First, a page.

I run a 100 amp alternator off my main engine for welding.It also runs all my power tools. Needs to go fast . I use a 10 inch pulley on my engine. I have built everything from wood stoves to anchor winches to self steering, in my cockpit, while at anchor.The welding rig cost me under $50.A couple of points - Can you weld and do you have the equipment for it? I regard that as an essential skill for anyone owning a steel boat. Second is - are you actually going offshore? A steelers performance in most local coastal sailing conditions is generally somewhat compromised by the weight issue. I've never seen one perform like a typical glass boat in those conditions.
If you are actually going offshore steel has a lot of benefits to my mind - the strength and watertightness would give a lot of peace of mind, especially when things go bump in the night.
Brent Swain has a lot of good, experience based info - if you can get past his belligerent fanaticism.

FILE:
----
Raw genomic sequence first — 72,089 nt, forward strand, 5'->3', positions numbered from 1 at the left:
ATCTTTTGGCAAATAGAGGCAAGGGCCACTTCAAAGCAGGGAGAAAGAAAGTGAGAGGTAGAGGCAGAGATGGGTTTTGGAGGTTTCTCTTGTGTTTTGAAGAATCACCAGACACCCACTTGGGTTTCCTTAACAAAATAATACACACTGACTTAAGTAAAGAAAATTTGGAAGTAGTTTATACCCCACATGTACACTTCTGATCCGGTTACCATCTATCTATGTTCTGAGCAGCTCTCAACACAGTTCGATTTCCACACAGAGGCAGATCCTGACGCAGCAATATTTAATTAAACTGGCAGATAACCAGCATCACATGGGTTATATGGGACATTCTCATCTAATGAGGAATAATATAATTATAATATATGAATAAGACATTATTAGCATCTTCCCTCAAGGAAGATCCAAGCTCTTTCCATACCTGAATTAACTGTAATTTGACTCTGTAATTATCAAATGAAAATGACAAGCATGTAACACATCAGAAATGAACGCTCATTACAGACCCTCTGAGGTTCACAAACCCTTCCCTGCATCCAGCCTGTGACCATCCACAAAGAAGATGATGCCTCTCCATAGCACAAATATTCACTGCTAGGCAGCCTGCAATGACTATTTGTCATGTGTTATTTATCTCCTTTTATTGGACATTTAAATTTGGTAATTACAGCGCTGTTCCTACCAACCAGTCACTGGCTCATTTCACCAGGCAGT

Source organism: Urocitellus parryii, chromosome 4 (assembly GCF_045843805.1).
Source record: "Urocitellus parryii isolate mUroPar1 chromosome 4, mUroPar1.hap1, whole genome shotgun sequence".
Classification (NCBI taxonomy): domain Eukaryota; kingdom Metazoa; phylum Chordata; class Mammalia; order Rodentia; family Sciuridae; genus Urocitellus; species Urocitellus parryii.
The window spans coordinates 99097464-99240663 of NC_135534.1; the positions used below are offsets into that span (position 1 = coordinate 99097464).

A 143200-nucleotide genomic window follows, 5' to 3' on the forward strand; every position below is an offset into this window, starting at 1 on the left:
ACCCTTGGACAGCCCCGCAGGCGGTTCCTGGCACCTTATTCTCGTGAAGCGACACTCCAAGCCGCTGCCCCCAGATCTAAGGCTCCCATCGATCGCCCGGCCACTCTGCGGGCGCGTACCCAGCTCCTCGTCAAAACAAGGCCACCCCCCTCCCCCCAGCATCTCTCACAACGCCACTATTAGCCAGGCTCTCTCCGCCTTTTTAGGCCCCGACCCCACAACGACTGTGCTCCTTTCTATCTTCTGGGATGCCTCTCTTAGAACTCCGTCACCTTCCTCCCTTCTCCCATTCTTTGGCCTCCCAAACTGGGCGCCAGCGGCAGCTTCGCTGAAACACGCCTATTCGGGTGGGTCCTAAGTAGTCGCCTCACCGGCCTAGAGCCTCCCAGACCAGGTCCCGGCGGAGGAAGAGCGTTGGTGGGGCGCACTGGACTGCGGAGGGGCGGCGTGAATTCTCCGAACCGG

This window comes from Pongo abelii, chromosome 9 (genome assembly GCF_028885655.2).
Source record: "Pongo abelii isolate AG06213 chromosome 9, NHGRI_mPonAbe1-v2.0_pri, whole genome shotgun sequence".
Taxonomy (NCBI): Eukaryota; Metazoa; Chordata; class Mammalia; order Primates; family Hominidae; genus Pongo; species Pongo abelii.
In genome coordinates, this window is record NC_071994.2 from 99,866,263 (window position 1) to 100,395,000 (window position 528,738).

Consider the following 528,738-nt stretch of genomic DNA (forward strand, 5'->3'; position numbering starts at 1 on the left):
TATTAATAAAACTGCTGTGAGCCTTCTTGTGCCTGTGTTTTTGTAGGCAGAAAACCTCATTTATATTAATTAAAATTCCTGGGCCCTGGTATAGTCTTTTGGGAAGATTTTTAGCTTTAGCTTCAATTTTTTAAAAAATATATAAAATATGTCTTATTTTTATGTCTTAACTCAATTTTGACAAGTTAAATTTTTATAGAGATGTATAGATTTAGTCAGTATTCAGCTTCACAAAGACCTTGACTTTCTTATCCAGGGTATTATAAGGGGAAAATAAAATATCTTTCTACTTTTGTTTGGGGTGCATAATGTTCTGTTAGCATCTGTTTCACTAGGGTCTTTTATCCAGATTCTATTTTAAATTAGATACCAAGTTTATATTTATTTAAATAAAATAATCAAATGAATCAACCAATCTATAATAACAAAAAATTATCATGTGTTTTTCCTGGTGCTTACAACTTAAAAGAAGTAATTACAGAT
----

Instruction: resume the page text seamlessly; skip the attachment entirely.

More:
Further, about testing and quality control. I have read anecdotes of how fibreglass yacht outfits on the verge of bankruptcy in the 70's and 80's had unskilled labourers spraying and laying the hulls up, anything to get them out the door cheap and fast. With the price of resin going up fast (oil crisis of the early 1970s) there was a lot of economic pressure to get it done and out the door with as little material cost as possible. Yes, a lot of those boats sailed for a while, but, that era left a real stain on the reputation of fibreglass. Even if one buys a boat originally made by a financially solvent builder who valued not making crap hulls, and never used a chopper spray gun, what was the quality control? What kept the material defects out? Constant human vigilance as the laminate was made. There is nothing more fallible. Once it was laminated, there was no economical way to go back and make sure it was right, no way to detect "good enough for Friday" work when the constant vigilance turned their back for a moment. Did they ever scrap a hull that failed quality control? What did they do with hulls that did not meet their standards? Perhaps they laid in more fibreglass and made a slightly heavier boat that met their standards. There are worse things, like just installing the interior panelling and sticking a price tag on it.